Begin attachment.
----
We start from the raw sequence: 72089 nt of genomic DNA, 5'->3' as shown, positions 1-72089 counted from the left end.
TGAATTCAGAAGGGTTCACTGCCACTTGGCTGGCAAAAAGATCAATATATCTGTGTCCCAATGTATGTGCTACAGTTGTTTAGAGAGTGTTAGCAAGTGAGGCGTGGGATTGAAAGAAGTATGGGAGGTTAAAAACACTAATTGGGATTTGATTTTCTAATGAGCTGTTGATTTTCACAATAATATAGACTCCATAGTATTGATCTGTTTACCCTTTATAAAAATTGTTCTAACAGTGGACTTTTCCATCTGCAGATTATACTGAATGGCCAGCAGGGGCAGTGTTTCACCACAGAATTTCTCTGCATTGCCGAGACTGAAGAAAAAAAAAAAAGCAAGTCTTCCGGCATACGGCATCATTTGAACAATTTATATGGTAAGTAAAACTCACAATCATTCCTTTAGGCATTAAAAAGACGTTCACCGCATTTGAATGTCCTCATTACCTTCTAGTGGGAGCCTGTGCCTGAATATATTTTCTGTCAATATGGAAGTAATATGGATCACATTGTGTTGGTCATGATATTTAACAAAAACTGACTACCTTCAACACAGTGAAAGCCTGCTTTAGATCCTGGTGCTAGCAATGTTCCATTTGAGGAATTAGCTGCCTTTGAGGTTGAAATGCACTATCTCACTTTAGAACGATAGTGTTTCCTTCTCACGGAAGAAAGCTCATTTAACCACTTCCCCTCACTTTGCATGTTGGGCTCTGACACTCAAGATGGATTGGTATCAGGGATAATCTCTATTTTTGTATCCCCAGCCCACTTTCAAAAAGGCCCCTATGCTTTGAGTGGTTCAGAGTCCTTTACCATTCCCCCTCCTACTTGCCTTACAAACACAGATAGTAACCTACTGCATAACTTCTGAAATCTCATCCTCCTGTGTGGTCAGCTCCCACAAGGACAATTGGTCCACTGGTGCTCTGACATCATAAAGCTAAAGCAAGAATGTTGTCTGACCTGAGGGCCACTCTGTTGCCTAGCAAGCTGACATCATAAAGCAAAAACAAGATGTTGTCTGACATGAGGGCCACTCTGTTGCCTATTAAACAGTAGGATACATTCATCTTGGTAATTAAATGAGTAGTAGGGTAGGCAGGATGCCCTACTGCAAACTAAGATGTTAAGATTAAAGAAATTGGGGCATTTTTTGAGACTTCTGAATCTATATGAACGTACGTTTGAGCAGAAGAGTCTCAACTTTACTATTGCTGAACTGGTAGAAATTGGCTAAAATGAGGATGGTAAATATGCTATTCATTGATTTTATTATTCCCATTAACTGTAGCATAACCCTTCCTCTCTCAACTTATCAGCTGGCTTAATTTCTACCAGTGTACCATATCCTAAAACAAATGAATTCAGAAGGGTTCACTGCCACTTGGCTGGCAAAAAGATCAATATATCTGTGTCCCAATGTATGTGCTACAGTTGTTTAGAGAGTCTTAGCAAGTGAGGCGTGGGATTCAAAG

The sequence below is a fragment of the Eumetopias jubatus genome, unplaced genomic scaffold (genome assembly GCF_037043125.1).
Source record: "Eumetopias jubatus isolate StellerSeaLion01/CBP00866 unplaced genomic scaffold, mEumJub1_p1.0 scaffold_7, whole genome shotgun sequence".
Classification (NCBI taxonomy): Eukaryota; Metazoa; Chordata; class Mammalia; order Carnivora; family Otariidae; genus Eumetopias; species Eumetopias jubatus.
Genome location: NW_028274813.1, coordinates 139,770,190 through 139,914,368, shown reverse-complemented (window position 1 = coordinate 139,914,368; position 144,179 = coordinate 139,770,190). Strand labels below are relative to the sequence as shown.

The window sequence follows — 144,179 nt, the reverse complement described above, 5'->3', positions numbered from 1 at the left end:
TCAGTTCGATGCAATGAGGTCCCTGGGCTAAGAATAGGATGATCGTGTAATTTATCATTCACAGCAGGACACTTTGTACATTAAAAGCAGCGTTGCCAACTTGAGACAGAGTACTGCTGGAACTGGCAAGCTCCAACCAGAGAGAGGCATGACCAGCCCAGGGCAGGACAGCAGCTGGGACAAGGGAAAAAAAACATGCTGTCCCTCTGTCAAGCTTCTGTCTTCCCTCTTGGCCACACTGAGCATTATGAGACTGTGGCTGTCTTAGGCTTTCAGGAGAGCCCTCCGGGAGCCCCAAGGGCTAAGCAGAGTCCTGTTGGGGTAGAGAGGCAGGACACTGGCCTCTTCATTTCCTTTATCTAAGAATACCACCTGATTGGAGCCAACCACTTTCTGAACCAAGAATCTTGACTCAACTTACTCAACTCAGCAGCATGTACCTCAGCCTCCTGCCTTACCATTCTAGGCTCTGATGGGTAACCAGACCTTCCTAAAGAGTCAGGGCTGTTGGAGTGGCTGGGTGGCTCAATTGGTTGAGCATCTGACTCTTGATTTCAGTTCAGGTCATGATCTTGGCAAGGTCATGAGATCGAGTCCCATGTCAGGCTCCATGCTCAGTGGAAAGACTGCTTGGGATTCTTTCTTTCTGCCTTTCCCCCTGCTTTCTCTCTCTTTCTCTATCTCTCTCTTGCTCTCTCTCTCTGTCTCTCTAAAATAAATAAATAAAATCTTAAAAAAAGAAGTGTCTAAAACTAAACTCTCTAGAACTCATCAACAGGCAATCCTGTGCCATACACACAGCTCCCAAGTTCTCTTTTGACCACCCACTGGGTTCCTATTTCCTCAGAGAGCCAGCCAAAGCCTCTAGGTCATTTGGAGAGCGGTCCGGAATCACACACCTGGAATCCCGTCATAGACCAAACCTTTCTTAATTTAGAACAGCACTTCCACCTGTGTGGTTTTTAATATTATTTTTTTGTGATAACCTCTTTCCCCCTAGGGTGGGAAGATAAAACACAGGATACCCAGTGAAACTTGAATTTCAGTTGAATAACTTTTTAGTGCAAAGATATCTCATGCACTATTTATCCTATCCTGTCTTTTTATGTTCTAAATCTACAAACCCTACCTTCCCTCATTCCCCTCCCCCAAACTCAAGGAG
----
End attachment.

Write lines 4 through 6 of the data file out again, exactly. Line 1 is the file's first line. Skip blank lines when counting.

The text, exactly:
Source record: "Eumetopias jubatus isolate StellerSeaLion01/CBP00866 unplaced genomic scaffold, mEumJub1_p1.0 scaffold_7, whole genome shotgun sequence".
Classification (NCBI taxonomy): Eukaryota; Metazoa; Chordata; class Mammalia; order Carnivora; family Otariidae; genus Eumetopias; species Eumetopias jubatus.
Genome location: NW_028274813.1, coordinates 139,770,190 through 139,914,368, shown reverse-complemented (window position 1 = coordinate 139,914,368; position 144,179 = coordinate 139,770,190). Strand labels below are relative to the sequence as shown.